Here’s my guess: a small mobile platform that integrates the telepresence features of the ConnectR with some kind of simple artificial intelligence that could locate and recognize people, deliver reminders and information based on natural language voice queries, and summon help in an emergency. It would be connected to the internet and could integrate with, say, a doctor’s office or a pharmacy to provide prescription schedules and monitor drug interactions.
Turns out I wasn't far off with my telepresence concept. Just yesterday, iRobot announced a new partnership with InTouch Health (a remote presence telemedicine solution provider) to "explore potential opportunities for healthcare applications on iRobot platforms such as the iRobot Ava mobile robotics platform."
There aren't any details about what Ava will actually be doing (beyond nebulous statements like "we will revolutionize how people communicate and deliver information through remote presence"), but if anything, Ava is going to be capable of much more than I suggested in my original prediction, which was based on the relatively limited ConnectR platform. In retrospect, this is likely a big part of the reason why iRobot canceled ConnectR in the first place in favor of what would become Ava, but I digress.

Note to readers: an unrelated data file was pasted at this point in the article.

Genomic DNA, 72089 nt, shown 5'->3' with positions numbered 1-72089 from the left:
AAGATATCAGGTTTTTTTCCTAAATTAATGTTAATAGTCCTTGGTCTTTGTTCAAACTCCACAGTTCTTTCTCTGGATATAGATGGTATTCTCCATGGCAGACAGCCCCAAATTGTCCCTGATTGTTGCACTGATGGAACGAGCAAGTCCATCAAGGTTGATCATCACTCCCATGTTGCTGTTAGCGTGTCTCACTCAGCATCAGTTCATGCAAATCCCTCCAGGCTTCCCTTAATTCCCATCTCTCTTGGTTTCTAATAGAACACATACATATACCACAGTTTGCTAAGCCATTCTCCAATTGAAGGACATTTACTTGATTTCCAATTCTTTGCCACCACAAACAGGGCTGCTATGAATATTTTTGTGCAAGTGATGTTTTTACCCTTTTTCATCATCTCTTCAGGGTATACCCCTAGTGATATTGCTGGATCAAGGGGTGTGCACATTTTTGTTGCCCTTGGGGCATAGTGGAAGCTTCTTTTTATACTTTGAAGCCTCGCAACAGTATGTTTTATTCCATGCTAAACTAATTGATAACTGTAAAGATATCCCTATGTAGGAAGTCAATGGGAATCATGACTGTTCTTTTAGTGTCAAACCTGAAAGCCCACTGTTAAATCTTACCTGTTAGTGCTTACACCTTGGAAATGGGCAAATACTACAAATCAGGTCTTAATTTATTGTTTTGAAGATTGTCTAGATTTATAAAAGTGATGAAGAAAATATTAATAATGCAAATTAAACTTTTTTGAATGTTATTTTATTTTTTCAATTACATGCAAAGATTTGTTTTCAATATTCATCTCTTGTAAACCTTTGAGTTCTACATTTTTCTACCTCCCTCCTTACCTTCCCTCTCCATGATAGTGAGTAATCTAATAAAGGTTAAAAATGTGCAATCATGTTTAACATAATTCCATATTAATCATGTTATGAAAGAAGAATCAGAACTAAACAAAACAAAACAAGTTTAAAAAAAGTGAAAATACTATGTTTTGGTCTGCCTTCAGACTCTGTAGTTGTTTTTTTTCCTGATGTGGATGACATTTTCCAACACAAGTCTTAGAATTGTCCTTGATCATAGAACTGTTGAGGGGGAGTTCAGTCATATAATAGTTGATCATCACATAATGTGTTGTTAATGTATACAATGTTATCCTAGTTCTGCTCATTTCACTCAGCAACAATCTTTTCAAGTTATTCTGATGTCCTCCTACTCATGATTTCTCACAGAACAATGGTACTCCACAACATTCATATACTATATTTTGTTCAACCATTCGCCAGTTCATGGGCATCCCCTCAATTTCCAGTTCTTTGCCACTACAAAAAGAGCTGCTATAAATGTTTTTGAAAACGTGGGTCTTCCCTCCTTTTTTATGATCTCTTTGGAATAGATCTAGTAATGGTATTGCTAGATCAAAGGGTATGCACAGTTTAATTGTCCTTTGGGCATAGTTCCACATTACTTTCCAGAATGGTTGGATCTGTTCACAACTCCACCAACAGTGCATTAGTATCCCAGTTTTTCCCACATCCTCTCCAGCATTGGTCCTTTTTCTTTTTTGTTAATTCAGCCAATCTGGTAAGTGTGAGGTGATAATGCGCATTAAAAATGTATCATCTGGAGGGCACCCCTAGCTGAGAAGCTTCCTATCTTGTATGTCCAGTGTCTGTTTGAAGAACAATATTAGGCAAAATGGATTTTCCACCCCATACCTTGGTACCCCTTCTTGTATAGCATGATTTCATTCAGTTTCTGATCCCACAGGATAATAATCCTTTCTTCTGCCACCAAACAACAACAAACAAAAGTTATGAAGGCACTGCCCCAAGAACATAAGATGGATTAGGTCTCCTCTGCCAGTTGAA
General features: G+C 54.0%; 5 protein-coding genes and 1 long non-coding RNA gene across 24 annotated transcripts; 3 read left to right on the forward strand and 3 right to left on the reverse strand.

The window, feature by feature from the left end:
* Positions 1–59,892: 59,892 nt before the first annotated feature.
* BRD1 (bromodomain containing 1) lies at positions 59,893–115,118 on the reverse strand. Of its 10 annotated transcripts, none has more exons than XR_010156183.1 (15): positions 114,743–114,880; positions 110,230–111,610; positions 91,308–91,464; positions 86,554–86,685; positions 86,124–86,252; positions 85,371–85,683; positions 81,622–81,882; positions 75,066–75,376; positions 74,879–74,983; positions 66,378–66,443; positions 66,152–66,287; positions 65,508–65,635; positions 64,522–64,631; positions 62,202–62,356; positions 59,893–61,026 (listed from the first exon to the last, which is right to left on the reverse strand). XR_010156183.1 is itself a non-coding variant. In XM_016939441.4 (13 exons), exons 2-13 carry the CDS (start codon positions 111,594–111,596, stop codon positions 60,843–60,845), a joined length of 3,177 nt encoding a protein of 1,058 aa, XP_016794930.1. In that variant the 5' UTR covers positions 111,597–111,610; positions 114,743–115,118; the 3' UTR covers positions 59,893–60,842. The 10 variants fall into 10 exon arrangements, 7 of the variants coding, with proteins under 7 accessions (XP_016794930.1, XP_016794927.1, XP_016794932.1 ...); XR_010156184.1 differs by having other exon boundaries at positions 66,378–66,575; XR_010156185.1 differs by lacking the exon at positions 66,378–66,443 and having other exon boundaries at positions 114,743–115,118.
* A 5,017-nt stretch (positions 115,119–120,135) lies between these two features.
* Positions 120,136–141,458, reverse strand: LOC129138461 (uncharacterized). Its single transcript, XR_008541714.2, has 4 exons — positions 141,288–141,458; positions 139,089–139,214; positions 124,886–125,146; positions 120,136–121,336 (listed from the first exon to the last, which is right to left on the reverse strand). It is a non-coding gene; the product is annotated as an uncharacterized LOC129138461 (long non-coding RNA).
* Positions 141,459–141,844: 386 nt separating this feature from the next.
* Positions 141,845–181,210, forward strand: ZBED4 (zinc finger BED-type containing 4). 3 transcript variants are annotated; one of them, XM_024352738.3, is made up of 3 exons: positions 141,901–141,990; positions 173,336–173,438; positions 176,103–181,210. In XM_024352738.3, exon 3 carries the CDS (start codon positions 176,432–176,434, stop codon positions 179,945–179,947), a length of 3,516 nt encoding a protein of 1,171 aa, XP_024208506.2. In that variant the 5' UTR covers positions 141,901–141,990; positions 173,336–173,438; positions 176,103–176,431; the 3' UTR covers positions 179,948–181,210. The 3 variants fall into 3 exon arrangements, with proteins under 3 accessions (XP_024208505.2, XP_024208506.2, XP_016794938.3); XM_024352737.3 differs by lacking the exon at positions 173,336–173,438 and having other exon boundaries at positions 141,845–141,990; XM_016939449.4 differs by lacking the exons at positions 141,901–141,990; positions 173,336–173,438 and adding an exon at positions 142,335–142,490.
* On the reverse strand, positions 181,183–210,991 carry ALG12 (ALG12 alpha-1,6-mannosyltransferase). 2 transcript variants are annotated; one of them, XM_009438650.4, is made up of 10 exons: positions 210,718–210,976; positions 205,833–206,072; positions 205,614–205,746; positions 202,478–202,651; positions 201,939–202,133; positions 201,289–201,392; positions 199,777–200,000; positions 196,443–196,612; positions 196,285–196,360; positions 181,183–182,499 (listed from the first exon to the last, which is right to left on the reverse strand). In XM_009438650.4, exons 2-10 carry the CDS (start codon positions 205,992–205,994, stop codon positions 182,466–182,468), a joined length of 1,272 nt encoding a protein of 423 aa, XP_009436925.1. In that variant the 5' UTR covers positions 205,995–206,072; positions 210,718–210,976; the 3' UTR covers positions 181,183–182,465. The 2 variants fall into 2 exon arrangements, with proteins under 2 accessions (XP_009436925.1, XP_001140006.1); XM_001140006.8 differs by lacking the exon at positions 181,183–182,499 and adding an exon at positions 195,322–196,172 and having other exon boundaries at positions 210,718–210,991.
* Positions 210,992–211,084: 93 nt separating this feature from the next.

It seems likely that Ava is going to start off in a hospital setting, cruising around and letting doctors interact with patients via telepresence. This isn't the first step towards robots replacing human doctors or anything, but if there's a specialist that you want to see who lives across the country, telepresence is far more effective than a phone call. As far as when we can expect Ava to start making house calls, well... Telepresence is one of the few robotics markets that consumers (or small businesses) could actually get involved in, so it's certainly possible that some of the telepresence technology embodied in Ava might eventually end up in some kind of Ava / ConnectR love-child. Now there's a mental picture for you.
[ iRobot ]